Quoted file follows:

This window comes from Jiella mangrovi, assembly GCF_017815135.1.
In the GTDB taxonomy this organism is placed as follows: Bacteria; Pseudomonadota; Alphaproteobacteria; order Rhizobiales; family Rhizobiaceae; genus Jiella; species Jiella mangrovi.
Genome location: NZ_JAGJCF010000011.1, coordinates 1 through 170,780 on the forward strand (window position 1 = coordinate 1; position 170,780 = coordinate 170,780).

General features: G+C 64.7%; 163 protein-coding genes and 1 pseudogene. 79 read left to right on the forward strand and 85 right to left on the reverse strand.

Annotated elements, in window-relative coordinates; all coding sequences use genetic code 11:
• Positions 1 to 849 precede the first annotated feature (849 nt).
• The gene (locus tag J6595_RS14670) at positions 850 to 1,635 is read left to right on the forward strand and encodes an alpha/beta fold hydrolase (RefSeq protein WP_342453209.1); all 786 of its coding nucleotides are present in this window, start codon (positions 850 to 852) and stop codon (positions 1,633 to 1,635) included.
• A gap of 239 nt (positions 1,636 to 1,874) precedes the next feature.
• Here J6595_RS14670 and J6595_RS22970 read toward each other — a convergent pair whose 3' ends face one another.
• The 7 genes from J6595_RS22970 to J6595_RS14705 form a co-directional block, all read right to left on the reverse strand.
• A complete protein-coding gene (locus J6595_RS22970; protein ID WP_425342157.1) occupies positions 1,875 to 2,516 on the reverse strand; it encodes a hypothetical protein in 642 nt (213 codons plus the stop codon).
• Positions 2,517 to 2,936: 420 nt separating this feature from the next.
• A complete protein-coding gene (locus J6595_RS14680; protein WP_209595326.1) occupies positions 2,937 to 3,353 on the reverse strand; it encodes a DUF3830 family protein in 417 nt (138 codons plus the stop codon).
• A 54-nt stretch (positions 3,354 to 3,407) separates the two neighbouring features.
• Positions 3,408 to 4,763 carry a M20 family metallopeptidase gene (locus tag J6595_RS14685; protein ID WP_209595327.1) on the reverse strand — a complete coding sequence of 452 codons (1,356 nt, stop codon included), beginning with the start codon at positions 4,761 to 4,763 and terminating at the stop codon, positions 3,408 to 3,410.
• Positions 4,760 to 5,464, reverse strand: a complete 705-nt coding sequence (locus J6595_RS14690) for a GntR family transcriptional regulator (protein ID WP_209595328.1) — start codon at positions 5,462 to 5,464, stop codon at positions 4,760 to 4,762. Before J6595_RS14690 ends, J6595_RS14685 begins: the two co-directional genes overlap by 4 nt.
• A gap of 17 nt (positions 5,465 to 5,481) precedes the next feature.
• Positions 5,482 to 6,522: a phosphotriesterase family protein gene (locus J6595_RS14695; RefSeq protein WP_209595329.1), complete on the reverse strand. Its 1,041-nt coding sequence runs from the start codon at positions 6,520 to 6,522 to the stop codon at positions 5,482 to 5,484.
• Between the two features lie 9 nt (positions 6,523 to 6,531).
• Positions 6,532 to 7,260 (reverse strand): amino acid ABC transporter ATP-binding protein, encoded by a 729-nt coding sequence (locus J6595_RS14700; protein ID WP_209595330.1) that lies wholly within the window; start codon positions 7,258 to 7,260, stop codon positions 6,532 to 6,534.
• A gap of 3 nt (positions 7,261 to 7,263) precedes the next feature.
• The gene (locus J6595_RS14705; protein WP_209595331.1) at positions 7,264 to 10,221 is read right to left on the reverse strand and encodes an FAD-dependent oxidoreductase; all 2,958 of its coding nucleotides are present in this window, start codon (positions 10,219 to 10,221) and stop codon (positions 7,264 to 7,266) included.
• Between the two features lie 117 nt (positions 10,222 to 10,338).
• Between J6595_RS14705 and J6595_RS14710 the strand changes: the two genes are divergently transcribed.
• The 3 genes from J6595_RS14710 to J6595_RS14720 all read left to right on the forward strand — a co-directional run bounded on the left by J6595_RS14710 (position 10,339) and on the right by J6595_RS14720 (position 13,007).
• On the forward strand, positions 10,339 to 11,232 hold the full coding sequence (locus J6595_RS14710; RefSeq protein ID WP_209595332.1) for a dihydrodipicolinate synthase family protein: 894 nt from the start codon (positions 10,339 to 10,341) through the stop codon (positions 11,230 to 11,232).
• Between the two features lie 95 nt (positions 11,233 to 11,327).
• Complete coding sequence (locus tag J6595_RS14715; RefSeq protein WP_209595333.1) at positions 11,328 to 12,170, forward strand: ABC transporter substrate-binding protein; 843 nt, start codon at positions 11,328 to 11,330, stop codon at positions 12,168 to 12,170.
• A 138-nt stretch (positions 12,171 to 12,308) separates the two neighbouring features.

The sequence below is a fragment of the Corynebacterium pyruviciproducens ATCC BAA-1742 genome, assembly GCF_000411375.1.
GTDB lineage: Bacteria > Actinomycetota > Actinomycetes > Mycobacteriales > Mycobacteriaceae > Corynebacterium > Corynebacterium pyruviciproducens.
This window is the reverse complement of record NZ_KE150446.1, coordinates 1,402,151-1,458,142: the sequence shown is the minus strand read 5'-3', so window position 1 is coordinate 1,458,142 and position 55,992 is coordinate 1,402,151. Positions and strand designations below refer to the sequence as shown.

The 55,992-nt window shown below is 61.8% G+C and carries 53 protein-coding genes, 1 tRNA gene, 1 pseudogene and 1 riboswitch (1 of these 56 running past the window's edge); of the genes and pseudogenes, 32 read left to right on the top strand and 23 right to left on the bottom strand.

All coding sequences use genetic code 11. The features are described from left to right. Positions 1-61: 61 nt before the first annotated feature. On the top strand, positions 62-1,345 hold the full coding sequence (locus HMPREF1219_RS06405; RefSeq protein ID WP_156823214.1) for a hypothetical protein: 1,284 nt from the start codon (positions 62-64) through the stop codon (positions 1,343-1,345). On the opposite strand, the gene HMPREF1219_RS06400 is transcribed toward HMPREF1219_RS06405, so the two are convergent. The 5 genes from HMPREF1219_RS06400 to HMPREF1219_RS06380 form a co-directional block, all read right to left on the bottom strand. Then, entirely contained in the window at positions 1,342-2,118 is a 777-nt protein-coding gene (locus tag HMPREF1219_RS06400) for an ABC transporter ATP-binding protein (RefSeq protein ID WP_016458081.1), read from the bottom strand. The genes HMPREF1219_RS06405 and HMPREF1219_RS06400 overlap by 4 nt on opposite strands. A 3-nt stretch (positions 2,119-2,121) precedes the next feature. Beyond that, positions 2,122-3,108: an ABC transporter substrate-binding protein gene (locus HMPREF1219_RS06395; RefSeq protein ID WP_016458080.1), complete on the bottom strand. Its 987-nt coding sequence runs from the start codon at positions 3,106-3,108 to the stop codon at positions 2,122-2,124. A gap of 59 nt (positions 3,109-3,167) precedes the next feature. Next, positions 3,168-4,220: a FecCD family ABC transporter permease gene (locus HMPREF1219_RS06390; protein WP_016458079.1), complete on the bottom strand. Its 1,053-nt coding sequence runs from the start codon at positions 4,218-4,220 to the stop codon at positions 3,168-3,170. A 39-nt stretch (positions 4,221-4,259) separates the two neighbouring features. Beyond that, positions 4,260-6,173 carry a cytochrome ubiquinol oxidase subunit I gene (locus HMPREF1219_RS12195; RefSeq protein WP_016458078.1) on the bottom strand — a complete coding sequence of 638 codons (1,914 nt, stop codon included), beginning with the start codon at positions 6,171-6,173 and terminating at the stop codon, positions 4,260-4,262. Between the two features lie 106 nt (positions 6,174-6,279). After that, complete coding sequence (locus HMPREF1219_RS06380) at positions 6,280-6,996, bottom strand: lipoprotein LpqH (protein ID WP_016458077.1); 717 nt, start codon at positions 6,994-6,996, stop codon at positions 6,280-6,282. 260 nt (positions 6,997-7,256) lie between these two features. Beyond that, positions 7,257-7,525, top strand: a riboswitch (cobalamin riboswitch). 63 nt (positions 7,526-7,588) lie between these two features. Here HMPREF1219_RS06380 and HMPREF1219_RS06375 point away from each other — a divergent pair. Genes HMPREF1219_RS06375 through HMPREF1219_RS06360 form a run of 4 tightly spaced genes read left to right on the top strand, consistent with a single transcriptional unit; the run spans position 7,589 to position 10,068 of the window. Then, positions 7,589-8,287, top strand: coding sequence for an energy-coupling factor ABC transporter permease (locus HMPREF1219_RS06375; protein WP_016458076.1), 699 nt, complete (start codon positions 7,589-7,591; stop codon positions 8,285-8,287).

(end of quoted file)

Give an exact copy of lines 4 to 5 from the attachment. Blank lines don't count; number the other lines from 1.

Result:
General features: G+C 64.7%; 163 protein-coding genes and 1 pseudogene. 79 read left to right on the forward strand and 85 right to left on the reverse strand.

Annotated elements, in window-relative coordinates; all coding sequences use genetic code 11: